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How to make trenette al pesto with your Kenwood stand mixer

Pasta is one of the world’s favourite foods, and everyone knows that there are hundreds of different types, originating from different parts of Italy and to accompany different sauces. Some, like spaghetti, are famous everywhere, while others are limited to a particular region and rarely travel. There is short pasta and long pasta , and one of these is trenette. Learn more about this pasta shape and how to prepare trenette al pesto.


Trenette: their characteristics and origins

Trenette originate from Liguria, and their name is probably a Genoese dialect derivation for the term ‘ribbon'. The typical pasta in Liguria is long not only in form, but also in history: it is documented in Liguria as early as 1244!

Trenette are long like spaghetti, but oval in cross-section. They are ideal for light sauces that are packed with flavour. In the Ligurian tradition, they are often associated with a sauce of pesto, beans and potatoes.

Yes, because if you think ‘Genoa’ and ‘pasta’, another word immediately comes to mind: ‘pesto’! But they were not born together: when pasta made its appearance in Liguria 750 years ago, pesto had already been around in some form for 1250 years! Virgil himself describes a herb cheese spread called moretum, which uses many of the same ingredients and used to be prepared in a mortar (whence the name). However, the modern recipe for pesto making use of parmesan dates back to the mid-nineteenth century, when it made the leap from a homely and cheap local dish to national cuisine.

With their slightly rough surface, trenette and pesto constitute a match made in heaven!

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Trenette vs. linguine: what is the difference?

Trenette may look similar to other types of long pasta, such as linguine or fettuccine, but they are actually a bit different. They are narrower than fettuccine and slightly thicker than linguine, both of which are rectangular in cross-section.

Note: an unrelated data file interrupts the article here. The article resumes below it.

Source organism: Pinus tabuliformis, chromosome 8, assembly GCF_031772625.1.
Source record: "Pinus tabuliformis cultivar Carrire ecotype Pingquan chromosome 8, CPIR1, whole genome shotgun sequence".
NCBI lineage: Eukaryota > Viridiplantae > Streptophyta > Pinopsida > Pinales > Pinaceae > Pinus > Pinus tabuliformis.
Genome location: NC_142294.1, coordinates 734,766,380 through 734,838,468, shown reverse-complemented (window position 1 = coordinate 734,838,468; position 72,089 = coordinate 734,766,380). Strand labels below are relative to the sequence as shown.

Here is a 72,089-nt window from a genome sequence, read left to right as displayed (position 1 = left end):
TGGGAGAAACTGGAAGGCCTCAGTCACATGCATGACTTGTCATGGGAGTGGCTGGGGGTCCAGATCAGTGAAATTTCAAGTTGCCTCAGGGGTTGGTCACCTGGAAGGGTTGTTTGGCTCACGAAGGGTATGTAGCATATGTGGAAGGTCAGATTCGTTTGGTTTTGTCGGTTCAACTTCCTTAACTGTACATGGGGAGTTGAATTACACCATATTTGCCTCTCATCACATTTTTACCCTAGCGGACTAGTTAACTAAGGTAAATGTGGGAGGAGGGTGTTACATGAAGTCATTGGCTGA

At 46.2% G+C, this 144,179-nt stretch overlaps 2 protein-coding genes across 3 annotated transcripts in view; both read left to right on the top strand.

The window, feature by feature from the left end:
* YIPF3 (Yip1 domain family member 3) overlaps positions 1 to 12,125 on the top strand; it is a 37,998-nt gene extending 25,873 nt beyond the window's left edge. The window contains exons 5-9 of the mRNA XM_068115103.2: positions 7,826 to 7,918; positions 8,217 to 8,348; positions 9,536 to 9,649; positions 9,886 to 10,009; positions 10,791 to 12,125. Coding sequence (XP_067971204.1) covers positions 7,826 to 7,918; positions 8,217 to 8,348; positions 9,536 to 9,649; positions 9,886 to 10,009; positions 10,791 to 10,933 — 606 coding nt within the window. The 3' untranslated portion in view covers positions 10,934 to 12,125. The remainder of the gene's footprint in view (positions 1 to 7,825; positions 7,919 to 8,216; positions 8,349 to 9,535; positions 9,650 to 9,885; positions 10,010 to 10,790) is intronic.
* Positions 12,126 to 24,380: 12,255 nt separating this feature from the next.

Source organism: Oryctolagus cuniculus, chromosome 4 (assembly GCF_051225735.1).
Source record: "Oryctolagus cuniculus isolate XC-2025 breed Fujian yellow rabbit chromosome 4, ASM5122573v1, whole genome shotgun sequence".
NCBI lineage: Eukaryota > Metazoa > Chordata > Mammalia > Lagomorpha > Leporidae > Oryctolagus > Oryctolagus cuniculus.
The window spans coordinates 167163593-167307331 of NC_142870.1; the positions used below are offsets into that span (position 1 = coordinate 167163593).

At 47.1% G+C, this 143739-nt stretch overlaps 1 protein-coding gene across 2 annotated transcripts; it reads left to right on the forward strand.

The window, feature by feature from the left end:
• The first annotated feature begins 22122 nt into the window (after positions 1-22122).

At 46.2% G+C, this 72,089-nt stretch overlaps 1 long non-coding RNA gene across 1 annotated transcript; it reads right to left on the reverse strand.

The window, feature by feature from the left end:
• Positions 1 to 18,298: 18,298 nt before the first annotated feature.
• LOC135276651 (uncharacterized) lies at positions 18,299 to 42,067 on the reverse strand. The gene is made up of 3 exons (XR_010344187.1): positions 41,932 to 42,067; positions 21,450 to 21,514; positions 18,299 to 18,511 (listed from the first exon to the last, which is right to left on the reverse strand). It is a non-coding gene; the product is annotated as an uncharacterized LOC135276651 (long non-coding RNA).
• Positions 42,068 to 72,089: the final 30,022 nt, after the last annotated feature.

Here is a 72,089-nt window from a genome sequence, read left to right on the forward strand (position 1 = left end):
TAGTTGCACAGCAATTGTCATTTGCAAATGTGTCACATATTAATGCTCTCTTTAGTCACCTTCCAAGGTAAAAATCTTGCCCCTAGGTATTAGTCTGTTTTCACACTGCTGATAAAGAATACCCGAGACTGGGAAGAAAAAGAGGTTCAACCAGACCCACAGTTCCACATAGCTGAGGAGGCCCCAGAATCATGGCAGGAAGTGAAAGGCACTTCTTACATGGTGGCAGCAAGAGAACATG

How to make trenette with a Kenwood Stand Mixer

Making trenette al pesto using your Kenwood Trenette Attachment  is easy and offers perfect results every time.

In the bowl of the Kenwood stand mixer, add 150g of 00 flour, 50g of whole-wheat flour and 2 medium-sized whole eggs. Set the K-beater speed to 1 and knead until blended. Remove the K-beater and fix the dough hook. Knead the dough at speed 2 until the dough comes away from the sides and is smooth. Form into a ball and wrap in clingfilm.

Attach the Lasagne Roller attachment to the stand mixer. Take the dough and cut a thick slice, before pressing with your fingers to flatten it and help pass it through the roller, which should be set to speed 2 and setting 0. Fold the dough that emerges in half and roll again on 0. Repeat until a smooth rectangle is formed. Then pass the pasta dough through again, first on setting 1, then setting 2, and so on up to setting 6.

Ensure your work surface and sheets of pasta are lightly dusted in semolina flour to prevent them from sticking.

At this point, you can attach the Trenette Attachment and pass the sheets through. Dust the trenette that emerge with flour and hang them above the table. Allow them to air dry until ready to use. The trenette can be left for up to four hours before cooking.


How to make pesto for trenette

The exclusive Kenwood recipe of this typically Ligurian sauce has just a few ingredients: Genoese basil, extra-virgin olive oil (preferably Ligurian), parmesan cheese (aged at least 30 months), pecorino, pine nuts, garlic and a little coarse sea salt. The secret to a fine (and original) pesto is LOTS of basil: a serving for six people requires three large bunches of basil. 

A fine pesto is easily made in your Kenwood stand mixer. Attach the Food Processor attachment to the stand mixer. Blend 100g of grated parmesan cheese with 50g grated pecorino cheese, 80g pine nuts, 25g olive oil and 1 clove of garlic at speed 3 and blend to form a smooth paste. Add 3 large bunches of basil leaves, the rest of the oil (25g), and a pinch of coarse salt, then blend again at speed 3 or 4 until creamy. Take care not to overblend or set the blade at excessive speed as this could blacken the basil. A trick to help prevent this is to put the blade in the freezer for ten minutes before use; this will help prevent oxidisation of the basil.

Pour the pesto into a jar, cover with more oil to prevent it from blackening, then refrigerate until use. Serves six.

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How to cook trenette al pesto

To cook the trenette bring plenty of salted water to the boil. In a glass or ceramic bowl, pour 1 generous spoonful of pesto per person. Stir and set aside at room temperature. Cook the trenette for 6-8 minutes, drain them al dente, transfer the trenette to the bowl with the pesto, mix well and add more pesto if necessary, then serve immediately.

For even greater convenience in preparing this staple of Italian cuisine, you can use your
Chef stand mixer to prepare both trenette and pesto. And if you are the proud owner of a Cooking Chef XL, you can even cook the pasta directly in the bowl of the stand mixer.

Buon appetito!

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